{
  "scripts": {
    "cypress:open": "cypress open --browser chrome --e2e",
    "cypress:run": "cypress run"
  },
  "dependencies": {
    "cypress": "10.2.0",
    "cypress-cloudflight": "../cypress-cloudflight"
  }
}

Run npm install followed by npm run cypress:open. This will start Cypress runner and auto-generate some Cypress configuration files. You may close the runner, we don't need it anymore. Next, open the generated cypress.config.js file, and inside the setupNodeEvents function, import the cloudflightPower function from the cypress-cloudflight project using a dynamic import, and execute it by providing the on parameter. The resulting cypress.config.js file should look like this:

const { defineConfig } = require("cypress");

module.exports = defineConfig({
  e2e: {
    async setupNodeEvents(on, config) {
      // implement node event listeners here
      const {cloudflightPower} = await import('cypress-cloudflight');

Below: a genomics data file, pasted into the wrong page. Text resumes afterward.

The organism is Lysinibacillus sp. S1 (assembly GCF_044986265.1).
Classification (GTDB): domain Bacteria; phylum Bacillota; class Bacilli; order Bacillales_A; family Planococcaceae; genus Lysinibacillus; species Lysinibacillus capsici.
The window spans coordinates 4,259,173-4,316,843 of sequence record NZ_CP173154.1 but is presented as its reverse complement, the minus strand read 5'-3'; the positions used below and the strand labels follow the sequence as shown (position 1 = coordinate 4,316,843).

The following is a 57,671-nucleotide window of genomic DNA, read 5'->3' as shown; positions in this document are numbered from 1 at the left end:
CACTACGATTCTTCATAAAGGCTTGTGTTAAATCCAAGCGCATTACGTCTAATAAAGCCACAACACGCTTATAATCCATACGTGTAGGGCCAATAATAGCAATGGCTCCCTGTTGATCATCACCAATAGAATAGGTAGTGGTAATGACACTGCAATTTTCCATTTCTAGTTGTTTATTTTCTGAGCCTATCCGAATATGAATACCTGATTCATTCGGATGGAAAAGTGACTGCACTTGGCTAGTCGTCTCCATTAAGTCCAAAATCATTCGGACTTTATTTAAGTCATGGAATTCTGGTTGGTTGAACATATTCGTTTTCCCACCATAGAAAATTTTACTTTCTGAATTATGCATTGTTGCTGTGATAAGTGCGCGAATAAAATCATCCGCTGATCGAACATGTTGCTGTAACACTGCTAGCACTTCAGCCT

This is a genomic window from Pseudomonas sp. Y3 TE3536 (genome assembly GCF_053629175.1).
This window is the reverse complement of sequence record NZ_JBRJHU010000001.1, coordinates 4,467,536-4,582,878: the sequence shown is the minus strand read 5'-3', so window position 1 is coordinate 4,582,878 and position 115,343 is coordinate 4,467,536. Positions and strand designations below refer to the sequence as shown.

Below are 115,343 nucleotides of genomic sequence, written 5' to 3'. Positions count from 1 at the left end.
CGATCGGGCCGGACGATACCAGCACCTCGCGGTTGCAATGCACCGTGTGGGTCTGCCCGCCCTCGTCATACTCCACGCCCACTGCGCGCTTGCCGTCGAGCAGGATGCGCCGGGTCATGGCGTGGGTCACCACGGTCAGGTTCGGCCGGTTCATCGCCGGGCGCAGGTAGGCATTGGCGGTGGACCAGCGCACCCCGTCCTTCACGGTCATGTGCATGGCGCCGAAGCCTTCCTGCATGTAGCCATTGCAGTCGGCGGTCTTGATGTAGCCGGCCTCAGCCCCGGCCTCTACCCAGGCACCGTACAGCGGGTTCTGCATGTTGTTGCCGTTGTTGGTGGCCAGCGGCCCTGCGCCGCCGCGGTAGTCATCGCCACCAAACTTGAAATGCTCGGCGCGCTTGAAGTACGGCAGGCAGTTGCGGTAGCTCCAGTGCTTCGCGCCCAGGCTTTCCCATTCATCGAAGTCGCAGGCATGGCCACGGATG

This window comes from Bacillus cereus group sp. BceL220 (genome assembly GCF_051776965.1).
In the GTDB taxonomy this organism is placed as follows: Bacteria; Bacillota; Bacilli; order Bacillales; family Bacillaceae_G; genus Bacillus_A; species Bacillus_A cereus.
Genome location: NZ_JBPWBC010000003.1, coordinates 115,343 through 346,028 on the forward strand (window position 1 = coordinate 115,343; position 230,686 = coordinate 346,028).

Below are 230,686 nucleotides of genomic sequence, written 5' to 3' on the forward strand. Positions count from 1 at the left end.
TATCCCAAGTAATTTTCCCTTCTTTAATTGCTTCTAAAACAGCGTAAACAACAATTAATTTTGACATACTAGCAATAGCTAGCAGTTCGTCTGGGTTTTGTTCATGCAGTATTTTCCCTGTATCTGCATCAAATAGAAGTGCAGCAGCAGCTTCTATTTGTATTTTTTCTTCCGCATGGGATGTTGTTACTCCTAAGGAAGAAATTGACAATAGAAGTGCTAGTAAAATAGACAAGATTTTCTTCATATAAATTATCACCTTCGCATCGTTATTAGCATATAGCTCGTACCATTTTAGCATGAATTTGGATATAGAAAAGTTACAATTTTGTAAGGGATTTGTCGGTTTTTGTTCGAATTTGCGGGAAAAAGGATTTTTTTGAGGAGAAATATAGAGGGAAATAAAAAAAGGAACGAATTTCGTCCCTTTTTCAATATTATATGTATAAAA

cloudflightPower(on);
    },
  },
});

Note that you should add async in front of the setupNodeEvents method as it allows using await for the dynamic import. The last thing we need is a simple test file to run. Inside the cypress folder create another e2e folder, and within it a test.cy.js file with the following content:

it('demo test', () => {
});

This test won't do anything, but it will be enough for our example.

Start Cypress tests by executing npm run cypress:run and watch the magic. If everything was done right, you should again see the Cloudflight logo in the console.

Now, most of the hard work is finished here. The next step is to write a README.md file explaining how to set up and use your plugin, publish it to npm, and "inspire" all your colleagues to use it. All of them. No exceptions.

Go over to the npm home page and register an account if you don't have one. Open the terminal from the plugin root folder and run npm adduser. Follow the authentication instructions. After that run npm publish, and your plugin will be published to the npm. You can even fork cypress-documentation repository and add your plugin to the list for everyone to see.

Conclusion

And that's it, that's everything you need. The example plugin we just made is already published, and you can install, test, and, inspect the code inside. Just run npm install cypress-cloudflight and run some Cypress tests.

Hope this article shows just one of the reasons why Cypress became as popular as it is. Now go out there and write some amazing plugins!

Happy testing!